OSHA's Reporting Reduction
What effect will the Occupational Safety and Health Administration's recently announced reduction in the reporting of workplace fatalities have on safety efforts for employees?
By Carol Patton
Last week, the Occupational Safety and Health Administration posted a revision on its website regarding the collection of data of work-related fatalities.
According to a statement published by the federal agency, "The new listings will provide information related to incidents in federal OSHA jurisdiction only. The new fatality listing is a more accurate reflection of work-related fatalities [and is] intended to provide useful information to help our stakeholders better understand how workers are fatally injured on the job so they can prevent further tragedies."
This revision reverses a practice observed during the Obama administration. Back then, OSHA listed fatalities at companies that were not at fault or even cited for a violation related to the incident, thereby inflating the number of workplace-related fatalities reported.
OSHA also reported fatalities prior to completing its investigation, says Henry Rightor Cobb, owner of PBM Training Services, a workplace safety, consulting and training firm in Baton Rouge, La., and a member of The Expert Institute, an expert witness service.
OSHA's intent, he says, was to make fatalities "personal" in hopes that employees would be more attentive to their health and safety workplace programs. Still, some felt this practice was unfair, he says, pointing to the National Chamber of Commerce.
"The chamber really pushed this," he says. "It felt it would put a blemish on employers prior to any citations being issued. Now the only fatalities OSHA will document on its website are the ones proven to be work-related where the employer was at fault for not having a certain procedure or program and has received a citation."
He says the former practice was hazardous for an employer's bottom line. As an example, consider petro-chemical refineries. Even if an employer is the lowest bidder on a contract, he says, it would not able to work with a company if its safety record didn't rise to an acceptable level. It could lose lucrative contracts, which would force employee layoffs.
Employers could feel even more pain. If the public perception of a workplace is unsafe, he says, HR could experience more difficulty attracting and retaining workers currently in demand like welders and pipefitters. Morale among existing employees could also drop.
"Even if you had a contract but exceeded a certain number of work-related incidents, the plant facility could cancel that contract and your employees are out of a job," Cobb says.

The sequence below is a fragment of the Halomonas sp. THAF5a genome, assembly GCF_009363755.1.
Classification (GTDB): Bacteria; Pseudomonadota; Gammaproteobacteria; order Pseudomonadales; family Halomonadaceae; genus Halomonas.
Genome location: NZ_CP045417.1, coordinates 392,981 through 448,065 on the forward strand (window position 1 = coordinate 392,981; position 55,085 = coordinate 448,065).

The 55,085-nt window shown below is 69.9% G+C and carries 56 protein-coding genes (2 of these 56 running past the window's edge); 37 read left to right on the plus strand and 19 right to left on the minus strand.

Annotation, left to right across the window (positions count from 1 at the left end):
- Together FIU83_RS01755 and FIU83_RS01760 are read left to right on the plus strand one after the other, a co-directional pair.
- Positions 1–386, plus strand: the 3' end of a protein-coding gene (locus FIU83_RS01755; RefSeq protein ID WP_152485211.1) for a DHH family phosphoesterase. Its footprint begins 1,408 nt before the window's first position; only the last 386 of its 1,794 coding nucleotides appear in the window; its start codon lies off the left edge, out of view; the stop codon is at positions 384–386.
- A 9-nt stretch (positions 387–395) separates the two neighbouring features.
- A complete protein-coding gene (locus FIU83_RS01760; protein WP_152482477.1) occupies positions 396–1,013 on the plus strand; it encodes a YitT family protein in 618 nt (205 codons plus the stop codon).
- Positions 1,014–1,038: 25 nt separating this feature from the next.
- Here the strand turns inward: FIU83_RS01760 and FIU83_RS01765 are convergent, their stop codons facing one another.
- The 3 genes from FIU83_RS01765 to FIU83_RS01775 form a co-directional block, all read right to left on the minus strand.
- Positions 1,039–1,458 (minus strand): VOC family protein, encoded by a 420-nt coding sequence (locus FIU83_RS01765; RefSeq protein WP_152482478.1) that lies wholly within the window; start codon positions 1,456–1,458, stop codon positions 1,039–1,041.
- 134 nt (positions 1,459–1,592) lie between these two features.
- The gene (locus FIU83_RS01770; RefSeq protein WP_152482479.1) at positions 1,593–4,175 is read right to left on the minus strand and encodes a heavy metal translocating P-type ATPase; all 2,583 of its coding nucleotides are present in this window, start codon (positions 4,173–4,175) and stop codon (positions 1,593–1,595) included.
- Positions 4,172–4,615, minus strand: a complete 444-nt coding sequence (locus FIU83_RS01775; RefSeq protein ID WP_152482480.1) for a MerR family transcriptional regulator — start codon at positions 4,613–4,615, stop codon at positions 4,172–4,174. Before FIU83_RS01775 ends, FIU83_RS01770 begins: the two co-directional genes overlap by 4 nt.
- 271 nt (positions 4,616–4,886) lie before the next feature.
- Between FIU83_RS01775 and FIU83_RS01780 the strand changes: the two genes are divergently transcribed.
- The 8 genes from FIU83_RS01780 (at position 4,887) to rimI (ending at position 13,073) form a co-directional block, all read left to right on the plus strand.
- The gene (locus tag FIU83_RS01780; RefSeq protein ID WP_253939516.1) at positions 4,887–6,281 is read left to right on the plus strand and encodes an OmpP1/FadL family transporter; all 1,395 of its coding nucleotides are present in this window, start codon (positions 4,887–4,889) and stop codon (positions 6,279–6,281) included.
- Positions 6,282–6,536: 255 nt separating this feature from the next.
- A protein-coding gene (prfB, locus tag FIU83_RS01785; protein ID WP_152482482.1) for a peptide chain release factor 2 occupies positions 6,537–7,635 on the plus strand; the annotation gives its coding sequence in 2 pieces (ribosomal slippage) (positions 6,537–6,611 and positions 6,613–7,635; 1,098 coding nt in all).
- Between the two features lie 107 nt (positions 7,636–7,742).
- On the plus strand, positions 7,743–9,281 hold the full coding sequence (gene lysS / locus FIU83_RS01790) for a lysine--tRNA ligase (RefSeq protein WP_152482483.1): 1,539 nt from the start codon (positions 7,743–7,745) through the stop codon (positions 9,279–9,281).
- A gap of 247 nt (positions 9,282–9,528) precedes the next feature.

OSHA's revision, then, comes as good news for employers, experts say, who add that more changes may also be underway.
This past July, employers would have been required by OSHA to upload a record-keeping form known as 300a, says Jon Pina, a TEI member and consultant at his own firm, Evergreen Environmental, Health and Safety in Indiana, Pa. The form summarizes workplace-related recordables, which are fatalities or injuries or illnesses that require medical treatment, time off work, restricted work or job transfer.
OSHA planned on posting these forms on its public website. However, through executive action, President Trump has since placed that practice on hold, he says. The federal agency also wanted to update its standards involving acceptable exposure limits for carcinogens. "Now it looks like they're going to stay where they are," Pina says.
Likewise, during President George W. Bush's term, OSHA routinely conducted walkarounds at worksites with the employer and, if unionized, a union official. But the Obama administration changed the practice, enabling OSHA to include someone from organized labor during walkarounds even if the facility was non-union, says Jim Stanley, president of FDR Safety, a national safety and training consulting firm in Franklin, Tenn.
"That will change if it hasn't already," he says. "Overall, the standards are the same. You never get out an [OSHA] rule within a short period of time. The rule-making you see spans both Democratic and Republican administrations."
But others believe OSHA's presence in the workplace is growing. Consider that OSHA is hiring more officers and developing new residential standards or rules for home builders, says Randy Mueller, TEI member and chief compliance officer at Sigma Marble & Granite in Dallas.
"The standards for fall protection for residential [jobs] were nonexistent," he says, adding that roofers were seldom tied off when working on the roofs of new houses. "Now OSHA has a task force that checks residential jobs for fall protection issues."
He believes OSHA will expand its footprint, especially in construction and general industry, the latter referring to workplaces like steel mills and chemical or power plants. As a result of OSHA's growth, he says, many employers will also create a new safety department run by safety professionals to handle changing OSHA standards.
"OSHA can and will visit one day," says Mueller, adding that companies need to be proactive. "An OSHA consultant once told me, How many times does a rattlesnake have to bite you before you know snakes are real?' Be prepared for an OSHA visit, because you don't know when you're going to get bit."
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